The Productivity Advantage of Serial Entrepreneurs
Serial entrepreneurs, who open more than one business, are found to have higher sales and higher productivity than novice entrepreneurs, who open one business. Using panel data on entrepreneurs and their firms from Denmark for 2001-2013, the serial entrepreneur has 67% higher sales than the novice, but also opens firms that are larger in terms of the initial capital and labor, and thus is 39% more productive. There are subsets of firms that perform especially well – serial entrepreneurs that hold a portfolio of overlapping ongoing firms perform the best, as do those that open as limited liability firm rather than proprietorships. Female serial entrepreneurs do as well as male serial entrepreneurs relative to the performance of novices of their own genders. The second firms of the serial entrepreneurs also stay in business longer than the first (and only) firms of the novices.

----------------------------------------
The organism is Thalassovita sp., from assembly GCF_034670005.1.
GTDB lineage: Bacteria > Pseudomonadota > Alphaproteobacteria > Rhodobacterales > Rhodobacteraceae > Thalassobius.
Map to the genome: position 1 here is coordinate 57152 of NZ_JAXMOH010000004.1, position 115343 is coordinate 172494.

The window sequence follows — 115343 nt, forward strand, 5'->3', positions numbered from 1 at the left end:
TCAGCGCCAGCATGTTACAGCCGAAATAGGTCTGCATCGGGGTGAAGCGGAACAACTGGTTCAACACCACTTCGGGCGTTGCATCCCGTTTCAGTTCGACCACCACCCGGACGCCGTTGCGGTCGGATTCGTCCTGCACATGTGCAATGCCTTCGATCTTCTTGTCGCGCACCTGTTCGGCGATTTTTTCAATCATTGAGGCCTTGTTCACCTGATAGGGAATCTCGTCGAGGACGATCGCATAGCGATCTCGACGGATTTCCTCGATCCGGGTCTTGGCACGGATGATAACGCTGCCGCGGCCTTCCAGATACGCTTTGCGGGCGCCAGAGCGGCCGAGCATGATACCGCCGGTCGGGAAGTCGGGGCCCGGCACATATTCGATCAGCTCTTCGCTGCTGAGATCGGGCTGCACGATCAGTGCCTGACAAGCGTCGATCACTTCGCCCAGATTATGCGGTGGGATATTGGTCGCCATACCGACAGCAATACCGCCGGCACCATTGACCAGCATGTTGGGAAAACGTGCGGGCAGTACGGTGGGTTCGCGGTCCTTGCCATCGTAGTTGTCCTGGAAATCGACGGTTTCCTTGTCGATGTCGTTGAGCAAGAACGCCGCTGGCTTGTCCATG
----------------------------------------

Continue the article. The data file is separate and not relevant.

An earlier version of this paper was prepared for the conference on “The Labor Market and Human Resource Management Implications of Entrepreneurship” supported by the National Academy of Sciences in Washington, D.C. in October 2016, organized by Diane Burton, Rob Fairlie, and Don Siegel. We are thankful for the thoughtful comments of the conference organizers, and the seminar participants at the University of Toronto, the University of Maryland, and Stanford University Business School. The views expressed herein are those of the authors and do not necessarily reflect the views of the National Bureau of Economic Research.
Kathryn Shaw & Anders Sørensen, 2019. "The Productivity Advantage of Serial Entrepreneurs," ILR Review, vol 72(5), pages 1225-1261.